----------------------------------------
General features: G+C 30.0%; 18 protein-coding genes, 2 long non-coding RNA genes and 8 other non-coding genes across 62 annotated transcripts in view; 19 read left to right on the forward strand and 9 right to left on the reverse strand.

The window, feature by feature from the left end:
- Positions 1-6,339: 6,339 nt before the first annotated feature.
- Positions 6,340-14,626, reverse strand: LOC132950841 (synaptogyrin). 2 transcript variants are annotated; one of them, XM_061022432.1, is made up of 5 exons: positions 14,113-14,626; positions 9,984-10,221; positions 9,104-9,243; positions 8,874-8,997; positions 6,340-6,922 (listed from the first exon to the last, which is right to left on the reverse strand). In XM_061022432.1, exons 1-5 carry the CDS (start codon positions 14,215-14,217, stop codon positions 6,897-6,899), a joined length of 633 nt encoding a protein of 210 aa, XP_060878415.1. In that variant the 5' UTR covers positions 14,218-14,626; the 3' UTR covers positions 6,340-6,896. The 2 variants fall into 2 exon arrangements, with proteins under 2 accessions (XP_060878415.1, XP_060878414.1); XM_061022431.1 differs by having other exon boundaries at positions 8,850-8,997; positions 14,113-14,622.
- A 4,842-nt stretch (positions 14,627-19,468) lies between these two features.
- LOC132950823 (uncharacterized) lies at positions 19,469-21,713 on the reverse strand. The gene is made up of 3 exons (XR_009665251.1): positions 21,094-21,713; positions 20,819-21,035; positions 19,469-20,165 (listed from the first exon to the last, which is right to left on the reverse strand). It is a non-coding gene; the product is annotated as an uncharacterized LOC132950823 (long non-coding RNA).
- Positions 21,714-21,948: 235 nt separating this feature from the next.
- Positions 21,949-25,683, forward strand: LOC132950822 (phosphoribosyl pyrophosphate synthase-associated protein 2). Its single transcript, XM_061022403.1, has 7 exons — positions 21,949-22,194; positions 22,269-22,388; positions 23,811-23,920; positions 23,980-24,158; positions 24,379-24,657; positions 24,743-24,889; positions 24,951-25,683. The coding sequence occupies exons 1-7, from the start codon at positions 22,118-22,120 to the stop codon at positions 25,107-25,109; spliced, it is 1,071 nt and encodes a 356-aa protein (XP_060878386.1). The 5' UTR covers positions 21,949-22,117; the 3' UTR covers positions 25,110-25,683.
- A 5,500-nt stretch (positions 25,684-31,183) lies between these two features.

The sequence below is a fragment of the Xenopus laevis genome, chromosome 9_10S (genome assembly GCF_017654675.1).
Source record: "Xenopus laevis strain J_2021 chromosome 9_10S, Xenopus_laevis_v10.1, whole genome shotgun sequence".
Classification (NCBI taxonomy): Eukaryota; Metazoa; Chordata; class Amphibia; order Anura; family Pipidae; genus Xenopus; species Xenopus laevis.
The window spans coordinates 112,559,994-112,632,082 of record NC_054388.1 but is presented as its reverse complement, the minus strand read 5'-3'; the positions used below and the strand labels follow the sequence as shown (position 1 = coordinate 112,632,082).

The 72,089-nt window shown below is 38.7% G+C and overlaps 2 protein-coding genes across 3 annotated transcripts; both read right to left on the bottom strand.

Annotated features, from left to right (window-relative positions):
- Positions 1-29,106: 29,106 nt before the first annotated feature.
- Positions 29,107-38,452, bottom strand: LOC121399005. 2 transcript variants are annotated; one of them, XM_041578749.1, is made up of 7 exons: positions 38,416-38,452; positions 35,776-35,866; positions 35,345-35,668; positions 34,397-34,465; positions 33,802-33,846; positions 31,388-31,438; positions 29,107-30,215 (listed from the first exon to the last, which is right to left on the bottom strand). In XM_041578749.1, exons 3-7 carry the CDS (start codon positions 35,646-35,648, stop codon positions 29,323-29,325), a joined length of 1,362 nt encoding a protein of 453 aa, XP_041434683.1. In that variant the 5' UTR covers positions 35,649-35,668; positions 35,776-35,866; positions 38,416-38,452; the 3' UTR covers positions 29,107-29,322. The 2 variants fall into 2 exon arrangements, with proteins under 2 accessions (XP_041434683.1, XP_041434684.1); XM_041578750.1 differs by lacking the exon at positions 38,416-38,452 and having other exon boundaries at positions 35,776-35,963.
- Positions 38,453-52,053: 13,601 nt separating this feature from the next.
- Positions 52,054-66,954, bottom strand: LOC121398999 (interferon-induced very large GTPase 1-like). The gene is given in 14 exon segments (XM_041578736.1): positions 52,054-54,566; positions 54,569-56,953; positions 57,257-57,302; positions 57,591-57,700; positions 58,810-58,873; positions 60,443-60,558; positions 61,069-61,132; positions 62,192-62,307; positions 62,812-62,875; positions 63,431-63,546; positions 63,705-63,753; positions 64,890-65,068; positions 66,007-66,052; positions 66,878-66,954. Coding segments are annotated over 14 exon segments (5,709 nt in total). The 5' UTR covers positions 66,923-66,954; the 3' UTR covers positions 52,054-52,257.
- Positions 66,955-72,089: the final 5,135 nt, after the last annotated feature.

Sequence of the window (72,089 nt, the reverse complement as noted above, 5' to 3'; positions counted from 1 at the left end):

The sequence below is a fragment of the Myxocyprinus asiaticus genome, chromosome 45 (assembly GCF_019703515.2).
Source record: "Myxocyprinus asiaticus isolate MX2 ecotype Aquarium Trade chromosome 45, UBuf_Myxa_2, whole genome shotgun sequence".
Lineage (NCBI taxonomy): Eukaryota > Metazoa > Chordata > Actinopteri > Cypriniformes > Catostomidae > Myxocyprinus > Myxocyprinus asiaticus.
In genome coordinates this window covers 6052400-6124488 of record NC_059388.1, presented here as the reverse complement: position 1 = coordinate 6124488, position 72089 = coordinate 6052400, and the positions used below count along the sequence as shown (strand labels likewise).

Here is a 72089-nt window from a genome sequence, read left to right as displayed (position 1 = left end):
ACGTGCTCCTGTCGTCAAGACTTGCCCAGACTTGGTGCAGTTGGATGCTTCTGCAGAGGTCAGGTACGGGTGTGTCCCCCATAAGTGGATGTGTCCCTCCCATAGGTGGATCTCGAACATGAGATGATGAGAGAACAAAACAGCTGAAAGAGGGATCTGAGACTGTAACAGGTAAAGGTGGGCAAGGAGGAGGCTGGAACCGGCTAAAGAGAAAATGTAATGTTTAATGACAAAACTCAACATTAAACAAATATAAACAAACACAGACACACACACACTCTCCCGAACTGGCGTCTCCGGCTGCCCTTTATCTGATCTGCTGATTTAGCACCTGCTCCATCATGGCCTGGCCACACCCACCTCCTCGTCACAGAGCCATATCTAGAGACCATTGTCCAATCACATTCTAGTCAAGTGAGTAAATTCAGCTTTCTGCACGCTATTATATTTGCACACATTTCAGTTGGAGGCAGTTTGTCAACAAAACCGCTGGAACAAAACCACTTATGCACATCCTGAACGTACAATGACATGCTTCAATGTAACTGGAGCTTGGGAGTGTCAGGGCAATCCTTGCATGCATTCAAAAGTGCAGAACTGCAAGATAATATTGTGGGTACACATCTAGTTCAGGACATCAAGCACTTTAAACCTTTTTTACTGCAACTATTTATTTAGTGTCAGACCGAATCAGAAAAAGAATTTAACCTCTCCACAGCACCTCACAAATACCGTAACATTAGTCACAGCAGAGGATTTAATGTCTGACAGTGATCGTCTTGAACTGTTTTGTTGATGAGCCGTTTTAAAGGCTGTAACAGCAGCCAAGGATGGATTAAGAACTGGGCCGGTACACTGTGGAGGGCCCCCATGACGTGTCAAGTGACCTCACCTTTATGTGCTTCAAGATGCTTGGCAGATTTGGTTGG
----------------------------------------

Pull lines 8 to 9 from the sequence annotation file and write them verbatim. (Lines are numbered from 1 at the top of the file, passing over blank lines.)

- Positions 21,949-25,683, forward strand: LOC132950822 (phosphoribosyl pyrophosphate synthase-associated protein 2). Its single transcript, XM_061022403.1, has 7 exons — positions 21,949-22,194; positions 22,269-22,388; positions 23,811-23,920; positions 23,980-24,158; positions 24,379-24,657; positions 24,743-24,889; positions 24,951-25,683. The coding sequence occupies exons 1-7, from the start codon at positions 22,118-22,120 to the stop codon at positions 25,107-25,109; spliced, it is 1,071 nt and encodes a 356-aa protein (XP_060878386.1). The 5' UTR covers positions 21,949-22,117; the 3' UTR covers positions 25,110-25,683.
- A 5,500-nt stretch (positions 25,684-31,183) lies between these two features.